Updates on Winter Stream Stewardship Projects

Heather Black, Chesapeake Conservation Corps Volunteer
Will Dilg chapter (1)

This morning, I had a thin layer of ice my car windshield. It was a reminder that with each passing day, we are getting closer and closer to winter. The hours of sunlight are shortening each day and temperatures continue to drop. What does this mean for water quality monitoring?

Different programs have different guidelines when it comes to winter stream monitoring. Here at the Izaak Walton League, fall is the end of our biological monitoring season (checking stream health by looking for aquatic macroinvertebrates). Winter is a time when we can regroup and start planning for the coming spring.

But stream stewardship does not stop with the cold weather! There are many ways you can monitor water health and help your community in the coming months:

Chemical monitoring for stream healthChemical Water Quality Monitoring: This requires much less time than biological monitoring, making the winter months a great time to do it. Chemical monitoring is also important in the winter to check for fluctuations in pH, phosphate, nitrate, and especially chloride (introduced mainly through the application of road salts) and pinpoint problem spots on nearby roadways and stream banks.

Invasive Plant Removal: Late fall and early winter are some of the best times to remove invasive plants. Many invasive species are the last to drop their leaves, making them easy to identify. And as thickets die back, the plants become easier to access and remove. However, you’ll need to tackle this task when the ground is not frozen to permafrost for the winter, since you need to pull up the roots to permanently eradicate these invaders.

Arl-Fairfax cleanups (1)Stream Clean-Ups: Winter might not sound like the ideal time for a stream clean-up, but those willing to brave the weather can be rewarded. As temperatures drop, plants stop growing and lose their leaves, making stream access easier and revealing trash that might have been covered up.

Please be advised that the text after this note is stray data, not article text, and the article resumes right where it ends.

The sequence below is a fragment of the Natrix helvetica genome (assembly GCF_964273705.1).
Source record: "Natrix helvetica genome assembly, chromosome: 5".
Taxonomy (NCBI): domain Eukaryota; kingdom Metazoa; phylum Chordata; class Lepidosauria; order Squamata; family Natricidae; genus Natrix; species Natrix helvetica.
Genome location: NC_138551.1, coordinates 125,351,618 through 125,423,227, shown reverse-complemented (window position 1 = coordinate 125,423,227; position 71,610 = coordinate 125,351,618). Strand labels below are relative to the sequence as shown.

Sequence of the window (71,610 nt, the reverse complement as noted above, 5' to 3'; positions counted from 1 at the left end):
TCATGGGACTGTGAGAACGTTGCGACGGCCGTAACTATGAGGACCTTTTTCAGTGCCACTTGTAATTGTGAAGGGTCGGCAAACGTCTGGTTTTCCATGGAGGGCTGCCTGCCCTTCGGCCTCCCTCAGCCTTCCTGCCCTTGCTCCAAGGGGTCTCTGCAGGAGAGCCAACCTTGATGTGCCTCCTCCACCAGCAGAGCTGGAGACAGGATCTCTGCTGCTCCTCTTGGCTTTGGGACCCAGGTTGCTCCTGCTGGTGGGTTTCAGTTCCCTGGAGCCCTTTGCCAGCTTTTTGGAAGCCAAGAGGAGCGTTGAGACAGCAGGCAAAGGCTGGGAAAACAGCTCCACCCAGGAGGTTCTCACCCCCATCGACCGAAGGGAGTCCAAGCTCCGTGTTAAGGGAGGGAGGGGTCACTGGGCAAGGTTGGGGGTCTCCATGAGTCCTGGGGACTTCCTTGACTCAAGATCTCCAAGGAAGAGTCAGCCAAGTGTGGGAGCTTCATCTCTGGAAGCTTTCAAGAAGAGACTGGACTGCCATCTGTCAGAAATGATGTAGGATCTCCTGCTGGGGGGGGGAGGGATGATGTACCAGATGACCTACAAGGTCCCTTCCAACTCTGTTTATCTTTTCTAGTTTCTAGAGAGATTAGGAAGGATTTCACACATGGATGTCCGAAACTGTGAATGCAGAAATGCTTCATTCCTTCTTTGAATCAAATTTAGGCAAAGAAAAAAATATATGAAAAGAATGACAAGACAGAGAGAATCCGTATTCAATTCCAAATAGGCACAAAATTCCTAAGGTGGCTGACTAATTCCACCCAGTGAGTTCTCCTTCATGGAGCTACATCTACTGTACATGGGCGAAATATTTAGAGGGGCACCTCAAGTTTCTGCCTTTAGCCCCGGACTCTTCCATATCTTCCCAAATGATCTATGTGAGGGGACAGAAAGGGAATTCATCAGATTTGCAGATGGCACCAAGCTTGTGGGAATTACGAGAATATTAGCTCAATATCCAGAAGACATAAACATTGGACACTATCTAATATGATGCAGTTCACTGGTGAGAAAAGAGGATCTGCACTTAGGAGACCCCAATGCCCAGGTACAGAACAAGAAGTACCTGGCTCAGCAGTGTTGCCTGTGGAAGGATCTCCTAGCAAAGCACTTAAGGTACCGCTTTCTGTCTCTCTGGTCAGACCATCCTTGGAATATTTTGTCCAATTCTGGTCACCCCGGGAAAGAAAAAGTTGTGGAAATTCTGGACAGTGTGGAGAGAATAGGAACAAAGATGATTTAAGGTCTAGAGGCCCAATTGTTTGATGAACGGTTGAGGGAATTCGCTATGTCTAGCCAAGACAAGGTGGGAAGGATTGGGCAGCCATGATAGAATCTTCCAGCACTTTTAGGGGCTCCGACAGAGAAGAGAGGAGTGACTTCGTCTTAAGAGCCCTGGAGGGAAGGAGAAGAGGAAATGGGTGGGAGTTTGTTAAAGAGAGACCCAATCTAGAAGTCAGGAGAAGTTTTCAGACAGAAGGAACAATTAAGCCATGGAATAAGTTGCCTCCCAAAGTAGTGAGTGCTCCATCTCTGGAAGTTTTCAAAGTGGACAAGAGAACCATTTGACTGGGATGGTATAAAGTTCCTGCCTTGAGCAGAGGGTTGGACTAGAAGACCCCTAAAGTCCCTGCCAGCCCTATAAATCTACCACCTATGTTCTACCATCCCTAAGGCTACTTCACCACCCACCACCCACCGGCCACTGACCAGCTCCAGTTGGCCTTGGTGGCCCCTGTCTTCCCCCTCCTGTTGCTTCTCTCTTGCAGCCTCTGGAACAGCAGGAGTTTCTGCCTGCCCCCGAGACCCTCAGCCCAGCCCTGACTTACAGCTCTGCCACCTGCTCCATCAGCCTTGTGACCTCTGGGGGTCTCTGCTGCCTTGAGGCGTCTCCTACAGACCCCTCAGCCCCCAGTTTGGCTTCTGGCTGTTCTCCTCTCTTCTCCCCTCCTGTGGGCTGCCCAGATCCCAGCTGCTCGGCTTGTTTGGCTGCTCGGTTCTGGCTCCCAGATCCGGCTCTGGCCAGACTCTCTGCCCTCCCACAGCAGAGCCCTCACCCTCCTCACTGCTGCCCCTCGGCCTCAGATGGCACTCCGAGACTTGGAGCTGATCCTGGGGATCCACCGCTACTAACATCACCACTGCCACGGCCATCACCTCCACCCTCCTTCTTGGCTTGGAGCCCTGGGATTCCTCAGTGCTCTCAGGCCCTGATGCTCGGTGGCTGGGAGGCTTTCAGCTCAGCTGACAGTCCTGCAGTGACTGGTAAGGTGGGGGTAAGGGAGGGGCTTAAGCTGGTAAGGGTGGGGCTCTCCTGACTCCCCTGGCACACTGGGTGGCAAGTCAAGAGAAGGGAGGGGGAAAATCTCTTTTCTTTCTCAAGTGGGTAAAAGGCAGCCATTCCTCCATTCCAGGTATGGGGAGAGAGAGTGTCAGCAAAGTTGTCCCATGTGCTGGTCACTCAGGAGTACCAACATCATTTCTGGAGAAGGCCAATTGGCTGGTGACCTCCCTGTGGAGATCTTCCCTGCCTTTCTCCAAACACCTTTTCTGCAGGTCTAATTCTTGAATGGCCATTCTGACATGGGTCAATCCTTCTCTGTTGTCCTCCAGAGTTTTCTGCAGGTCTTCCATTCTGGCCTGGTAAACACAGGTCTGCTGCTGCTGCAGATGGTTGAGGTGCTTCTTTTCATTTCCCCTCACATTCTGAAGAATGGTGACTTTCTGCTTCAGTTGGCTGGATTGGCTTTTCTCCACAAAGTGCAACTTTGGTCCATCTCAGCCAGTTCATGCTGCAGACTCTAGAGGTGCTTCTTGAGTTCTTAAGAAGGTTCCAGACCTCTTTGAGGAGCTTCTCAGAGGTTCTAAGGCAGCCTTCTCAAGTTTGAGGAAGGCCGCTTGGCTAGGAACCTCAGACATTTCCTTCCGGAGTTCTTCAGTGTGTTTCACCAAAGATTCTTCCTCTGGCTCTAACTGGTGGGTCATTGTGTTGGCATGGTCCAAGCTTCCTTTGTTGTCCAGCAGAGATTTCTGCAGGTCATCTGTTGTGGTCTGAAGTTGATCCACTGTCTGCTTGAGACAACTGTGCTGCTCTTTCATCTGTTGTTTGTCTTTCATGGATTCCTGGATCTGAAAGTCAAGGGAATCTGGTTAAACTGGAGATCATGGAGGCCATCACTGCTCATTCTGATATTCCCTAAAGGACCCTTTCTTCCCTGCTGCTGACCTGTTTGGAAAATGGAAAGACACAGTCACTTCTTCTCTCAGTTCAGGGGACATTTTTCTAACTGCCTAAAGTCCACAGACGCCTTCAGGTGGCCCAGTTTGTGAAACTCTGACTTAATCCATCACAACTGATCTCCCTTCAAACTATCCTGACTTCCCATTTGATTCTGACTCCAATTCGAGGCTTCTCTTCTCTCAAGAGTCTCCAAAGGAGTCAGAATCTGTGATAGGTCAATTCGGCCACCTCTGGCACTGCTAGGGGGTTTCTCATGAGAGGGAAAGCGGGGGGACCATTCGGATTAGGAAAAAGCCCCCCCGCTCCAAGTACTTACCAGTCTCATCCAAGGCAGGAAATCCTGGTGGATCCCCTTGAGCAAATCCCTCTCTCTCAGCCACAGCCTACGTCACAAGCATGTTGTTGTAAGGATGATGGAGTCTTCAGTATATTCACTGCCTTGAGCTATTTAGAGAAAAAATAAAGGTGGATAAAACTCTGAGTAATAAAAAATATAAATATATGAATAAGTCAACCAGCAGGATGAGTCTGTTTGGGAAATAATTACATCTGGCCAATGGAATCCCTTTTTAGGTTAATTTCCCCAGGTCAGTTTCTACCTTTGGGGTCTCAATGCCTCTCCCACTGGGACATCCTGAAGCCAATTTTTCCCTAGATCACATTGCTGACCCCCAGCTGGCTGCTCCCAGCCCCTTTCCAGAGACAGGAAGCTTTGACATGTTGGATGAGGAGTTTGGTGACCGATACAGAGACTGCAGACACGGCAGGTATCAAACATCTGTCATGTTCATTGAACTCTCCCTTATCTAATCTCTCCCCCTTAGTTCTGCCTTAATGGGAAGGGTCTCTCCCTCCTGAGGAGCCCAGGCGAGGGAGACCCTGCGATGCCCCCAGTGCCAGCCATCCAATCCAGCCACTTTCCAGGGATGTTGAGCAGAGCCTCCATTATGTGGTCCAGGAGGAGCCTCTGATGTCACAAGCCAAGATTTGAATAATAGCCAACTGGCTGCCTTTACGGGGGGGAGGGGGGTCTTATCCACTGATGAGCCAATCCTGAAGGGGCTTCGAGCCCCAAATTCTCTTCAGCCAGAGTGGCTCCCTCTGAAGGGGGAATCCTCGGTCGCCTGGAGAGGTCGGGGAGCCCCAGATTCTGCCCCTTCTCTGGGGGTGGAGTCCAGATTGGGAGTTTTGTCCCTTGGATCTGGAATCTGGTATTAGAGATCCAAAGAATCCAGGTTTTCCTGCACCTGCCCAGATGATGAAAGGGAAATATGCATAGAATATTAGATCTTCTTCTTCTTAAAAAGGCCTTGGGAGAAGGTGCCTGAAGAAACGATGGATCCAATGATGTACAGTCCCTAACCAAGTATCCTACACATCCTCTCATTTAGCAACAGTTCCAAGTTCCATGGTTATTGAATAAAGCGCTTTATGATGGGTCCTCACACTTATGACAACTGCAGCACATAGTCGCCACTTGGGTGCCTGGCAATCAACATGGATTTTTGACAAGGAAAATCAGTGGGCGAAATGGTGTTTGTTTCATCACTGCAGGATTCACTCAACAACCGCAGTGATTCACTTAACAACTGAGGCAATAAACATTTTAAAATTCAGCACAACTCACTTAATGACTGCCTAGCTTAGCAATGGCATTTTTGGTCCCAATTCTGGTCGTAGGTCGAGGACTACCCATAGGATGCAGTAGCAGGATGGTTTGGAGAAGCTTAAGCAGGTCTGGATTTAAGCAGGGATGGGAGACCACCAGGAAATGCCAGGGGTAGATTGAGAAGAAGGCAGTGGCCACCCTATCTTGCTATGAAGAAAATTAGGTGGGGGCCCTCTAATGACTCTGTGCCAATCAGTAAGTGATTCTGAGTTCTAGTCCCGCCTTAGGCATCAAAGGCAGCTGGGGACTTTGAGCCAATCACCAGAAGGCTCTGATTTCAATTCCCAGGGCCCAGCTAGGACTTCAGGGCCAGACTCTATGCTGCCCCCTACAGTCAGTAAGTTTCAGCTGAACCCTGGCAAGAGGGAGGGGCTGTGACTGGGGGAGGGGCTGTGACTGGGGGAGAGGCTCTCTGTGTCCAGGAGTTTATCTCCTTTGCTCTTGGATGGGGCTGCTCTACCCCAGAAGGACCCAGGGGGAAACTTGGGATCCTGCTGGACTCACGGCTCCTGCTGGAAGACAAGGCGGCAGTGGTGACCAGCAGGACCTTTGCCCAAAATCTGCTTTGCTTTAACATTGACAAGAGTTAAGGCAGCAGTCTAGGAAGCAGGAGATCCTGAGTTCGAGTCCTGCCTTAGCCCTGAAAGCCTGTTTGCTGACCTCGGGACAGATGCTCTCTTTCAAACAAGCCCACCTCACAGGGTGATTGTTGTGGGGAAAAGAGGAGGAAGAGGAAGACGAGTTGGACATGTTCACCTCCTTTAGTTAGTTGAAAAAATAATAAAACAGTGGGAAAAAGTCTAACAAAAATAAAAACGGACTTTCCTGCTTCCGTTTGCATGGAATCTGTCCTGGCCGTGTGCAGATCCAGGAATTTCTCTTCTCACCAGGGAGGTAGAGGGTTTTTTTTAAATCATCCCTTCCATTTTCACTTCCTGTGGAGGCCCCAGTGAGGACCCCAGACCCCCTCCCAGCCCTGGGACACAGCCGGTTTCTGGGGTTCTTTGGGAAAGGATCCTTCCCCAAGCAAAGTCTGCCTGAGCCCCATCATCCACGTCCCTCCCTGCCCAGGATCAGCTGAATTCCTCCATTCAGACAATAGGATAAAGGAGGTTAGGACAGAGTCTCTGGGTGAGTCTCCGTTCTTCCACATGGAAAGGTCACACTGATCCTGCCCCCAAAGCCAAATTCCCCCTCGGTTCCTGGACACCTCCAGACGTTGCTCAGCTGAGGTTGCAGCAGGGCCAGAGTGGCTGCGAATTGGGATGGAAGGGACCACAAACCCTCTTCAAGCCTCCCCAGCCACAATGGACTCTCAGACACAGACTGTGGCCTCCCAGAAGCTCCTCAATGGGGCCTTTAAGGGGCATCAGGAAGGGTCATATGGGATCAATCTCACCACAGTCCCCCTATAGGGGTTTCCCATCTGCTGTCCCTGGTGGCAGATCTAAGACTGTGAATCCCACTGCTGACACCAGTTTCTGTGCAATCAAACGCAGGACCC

De-icing Responsibly: An easy way to improve local streams is to reduce – better yet, to eliminate – use of road salts for snow and ice removal. Each year, thousands of pounds of these salts get washed into streams and rivers, increasing chloride levels and damaging overall stream health. (Read more about the impact of road salts on stream health.)

Winter Salt Watch: Road salt is everywhere during winter months. It keeps us safe on roads and sidewalks, but it can also pose a threat to fish and wildlife as well as human health. Fish and bugs that live in freshwater streams can't survive in extra salty water. And many of us (more than 118 million Americans) depend on local streams for drinking water. Water treatment plants are not equipped to filter out the extra salt, so it can end up in your tap water and even corrode your pipes. What can you do? Join the Winter Salt Watch to test and report salt levels in your streams!

Stream Selfie: Not ready to wade into the water? Take a Stream Selfie from the banks and put your stream on the map! You can ID places with litter problems and potential monitoring sites. We can also connect you with conservation-minded folks in your community.

Any of these activities would be a great opportunity to enjoy the outdoors this winter. Come spring, you can start biological stream monitoring knowing that you did your part to improve stream health.

P.S. Winter is also a good time to brush up on your macroinvertebrate ID skills! Download our free Aqua Bugs app to test your knowledge.

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